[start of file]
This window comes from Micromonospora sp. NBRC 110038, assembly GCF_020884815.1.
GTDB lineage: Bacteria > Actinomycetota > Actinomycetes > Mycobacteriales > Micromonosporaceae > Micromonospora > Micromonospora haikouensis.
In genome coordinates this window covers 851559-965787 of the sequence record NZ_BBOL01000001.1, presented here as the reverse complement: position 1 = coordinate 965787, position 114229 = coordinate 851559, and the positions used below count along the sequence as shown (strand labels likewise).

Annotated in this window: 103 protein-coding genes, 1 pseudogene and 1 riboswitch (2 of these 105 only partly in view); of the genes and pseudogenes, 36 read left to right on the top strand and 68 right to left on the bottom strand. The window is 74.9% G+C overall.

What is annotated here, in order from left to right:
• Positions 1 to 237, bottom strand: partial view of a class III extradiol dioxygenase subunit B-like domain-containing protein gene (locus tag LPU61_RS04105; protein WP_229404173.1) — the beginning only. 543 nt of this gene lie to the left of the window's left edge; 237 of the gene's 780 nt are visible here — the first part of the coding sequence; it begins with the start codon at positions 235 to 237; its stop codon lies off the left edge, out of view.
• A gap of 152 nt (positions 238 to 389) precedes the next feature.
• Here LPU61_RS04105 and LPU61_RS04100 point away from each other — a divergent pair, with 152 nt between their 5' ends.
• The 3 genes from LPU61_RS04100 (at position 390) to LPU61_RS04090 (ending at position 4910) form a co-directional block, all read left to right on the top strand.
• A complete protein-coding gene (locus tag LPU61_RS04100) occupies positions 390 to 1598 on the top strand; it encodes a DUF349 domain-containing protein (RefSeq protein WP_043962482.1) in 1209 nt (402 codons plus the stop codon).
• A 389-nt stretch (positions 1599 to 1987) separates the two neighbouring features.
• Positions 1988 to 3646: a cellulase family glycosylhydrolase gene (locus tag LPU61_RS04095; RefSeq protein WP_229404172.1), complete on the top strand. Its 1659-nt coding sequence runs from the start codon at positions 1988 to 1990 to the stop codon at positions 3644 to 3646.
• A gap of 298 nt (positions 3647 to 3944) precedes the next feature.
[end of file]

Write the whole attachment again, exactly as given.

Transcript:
This window comes from Micromonospora sp. NBRC 110038, assembly GCF_020884815.1.
GTDB lineage: Bacteria > Actinomycetota > Actinomycetes > Mycobacteriales > Micromonosporaceae > Micromonospora > Micromonospora haikouensis.
In genome coordinates this window covers 851559-965787 of the sequence record NZ_BBOL01000001.1, presented here as the reverse complement: position 1 = coordinate 965787, position 114229 = coordinate 851559, and the positions used below count along the sequence as shown (strand labels likewise).

Annotated in this window: 103 protein-coding genes, 1 pseudogene and 1 riboswitch (2 of these 105 only partly in view); of the genes and pseudogenes, 36 read left to right on the top strand and 68 right to left on the bottom strand. The window is 74.9% G+C overall.

What is annotated here, in order from left to right:
• Positions 1 to 237, bottom strand: partial view of a class III extradiol dioxygenase subunit B-like domain-containing protein gene (locus tag LPU61_RS04105; protein WP_229404173.1) — the beginning only. 543 nt of this gene lie to the left of the window's left edge; 237 of the gene's 780 nt are visible here — the first part of the coding sequence; it begins with the start codon at positions 235 to 237; its stop codon lies off the left edge, out of view.
• A gap of 152 nt (positions 238 to 389) precedes the next feature.
• Here LPU61_RS04105 and LPU61_RS04100 point away from each other — a divergent pair, with 152 nt between their 5' ends.
• The 3 genes from LPU61_RS04100 (at position 390) to LPU61_RS04090 (ending at position 4910) form a co-directional block, all read left to right on the top strand.
• A complete protein-coding gene (locus tag LPU61_RS04100) occupies positions 390 to 1598 on the top strand; it encodes a DUF349 domain-containing protein (RefSeq protein WP_043962482.1) in 1209 nt (402 codons plus the stop codon).
• A 389-nt stretch (positions 1599 to 1987) separates the two neighbouring features.
• Positions 1988 to 3646: a cellulase family glycosylhydrolase gene (locus tag LPU61_RS04095; RefSeq protein WP_229404172.1), complete on the top strand. Its 1659-nt coding sequence runs from the start codon at positions 1988 to 1990 to the stop codon at positions 3644 to 3646.
• A gap of 298 nt (positions 3647 to 3944) precedes the next feature.